In its report last week the
John Howard Association, the federal monitor in Duran, concluded the jail remains overcrowded, though at far lower numbers than in previous years. The report, which documented the decreasing number of defendants on home monitoring, also addressed the battle between Dart and Evans.

"As criminal justice professionals, staff of the John Howard Association sides with the sheriff," agreeing the courts should decide who is released on electronic monitoring. But the association's report also takes note of the Duran order directing the sheriff to use "release mechanisms . . . for the purpose of reducing overcrowding."

Dart points to language in a modification to the Duran decree. It states, in part, that judges had "the primary and direct responsibility" for releasing pre-trial detainees.

But other language in the modification ultimately led to sheriff's personnel deciding who went home on electronic monitoring when the program was launched.

"I think they really were expecting the judiciary to step up to the plate and do something," Dart said. "They didn't expect them to put their heads in the sand for 20 years."

Failing Evans' agreement to take over the decisions, Dart has asked the court to vacate the 25-year-old order so a new case can be filed that includes the
CookCounty judiciary.



Recent Headlines

Cook County Land Bank Authority Announces Opening of Registration to Give Away a Free Home
Tuesday, August 13, 2019
The Chicago Crusader

NEW ILLINOIS LAW ENDS $120 FEE TO CLEAR FALSE CRIMINAL RECORDS IN COOK COUNTY
Friday, August 09, 2019
Illinois Policy

Top Cook County Jail chess players take on the world
Wednesday, August 07, 2019
Chicago Sun-Times

Public defender takes shots at Chicago Police gun offender webpage
Wednesday, August 07, 2019
Chicago Sun-Times

Commentary: Data alone won’t stop Chicago gun violence; Cook County needs a public ‘Violence Reduction Dashboard’
Wednesday, August 07, 2019
Chicago Tribune

Cook County Jail detainees take on inmates around the world in online chess tournament
Tuesday, August 06, 2019
Chicago Tribune

Here’s What You Need To Know About The Ongoing Bail Debate In Chicago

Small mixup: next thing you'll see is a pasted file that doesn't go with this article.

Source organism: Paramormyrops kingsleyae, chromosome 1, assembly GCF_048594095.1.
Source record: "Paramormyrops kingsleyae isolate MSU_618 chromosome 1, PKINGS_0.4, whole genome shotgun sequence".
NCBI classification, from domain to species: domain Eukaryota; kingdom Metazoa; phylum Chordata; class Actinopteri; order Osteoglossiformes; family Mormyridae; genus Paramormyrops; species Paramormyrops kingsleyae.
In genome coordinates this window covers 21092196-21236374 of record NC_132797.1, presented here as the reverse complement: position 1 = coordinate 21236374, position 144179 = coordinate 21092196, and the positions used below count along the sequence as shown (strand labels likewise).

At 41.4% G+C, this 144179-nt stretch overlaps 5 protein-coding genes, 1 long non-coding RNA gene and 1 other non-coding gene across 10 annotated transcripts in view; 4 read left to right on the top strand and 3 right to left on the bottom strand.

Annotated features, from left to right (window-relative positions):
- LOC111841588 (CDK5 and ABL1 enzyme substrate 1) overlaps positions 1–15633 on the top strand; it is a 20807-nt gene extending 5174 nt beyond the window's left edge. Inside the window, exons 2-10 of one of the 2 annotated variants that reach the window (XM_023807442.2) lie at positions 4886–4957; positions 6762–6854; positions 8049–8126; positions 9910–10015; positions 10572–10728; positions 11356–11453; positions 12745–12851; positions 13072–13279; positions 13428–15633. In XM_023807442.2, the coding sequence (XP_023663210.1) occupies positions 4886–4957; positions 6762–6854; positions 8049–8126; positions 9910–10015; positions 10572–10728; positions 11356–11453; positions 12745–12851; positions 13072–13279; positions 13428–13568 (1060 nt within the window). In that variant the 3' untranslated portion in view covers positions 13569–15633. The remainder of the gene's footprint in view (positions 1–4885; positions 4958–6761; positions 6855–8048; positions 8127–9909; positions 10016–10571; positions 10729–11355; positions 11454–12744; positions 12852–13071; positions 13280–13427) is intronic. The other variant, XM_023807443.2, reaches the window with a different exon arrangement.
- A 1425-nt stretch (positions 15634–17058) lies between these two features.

Monday, August 05, 2019
WBEZ Chicago Public Radio

Cook County Jail hosts international chess tournament
Monday, August 05, 2019
WGN Chicago

Cook County property taxes are due today, Aug. 1.
Thursday, August 01, 2019
Special to suffredin.org

Forest Preserves of Cook County Celebrate Dan Ryan Woods Investments
Thursday, August 01, 2019
Chicago Defender

Cook County TIFs generate $1.2 billion
Thursday, August 01, 2019
Chicago Sun-Times

Changes coming to Cook County assessor’s office
Thursday, August 01, 2019
Chicago Daily Law Bulletin

In Chicago, TIF Revenues Soaring
Wednesday, July 31, 2019
WTTW News

A controversial tax subsidy program will generate a record $1.2 billion in revenue. Here’s what the number means for Chicago.
Wednesday, July 31, 2019
Chicago Tribune

Group to rally in support of Kim Foxx as challengers emerge
Tuesday, July 30, 2019
Crain's Chicago Business

Report: Incarceration Rates Drop Nearly 20% Under Kim Foxx
Monday, July 29, 2019
WTTW Chicago

Lightfoot blames bond court reform for gun violence
Thursday, July 25, 2019
Chicago Reporter

Cook County Health Hires Audit Firm To Review Scathing Inspector General Report
Thursday, July 25, 2019
WBEZ News

Former County Commissioner Shocked Animal Abuser Registry He Worked To Create Was Never Used
Thursday, July 25, 2019
CBS Chicago

No one on County Board sharing Arroyo’s view of inspector general
Wednesday, July 24, 2019
Chicago Sun-Times

all news items

Paid for by Larry Suffredin and not at taxpayer expense. A Haymarket Production.
^ TOP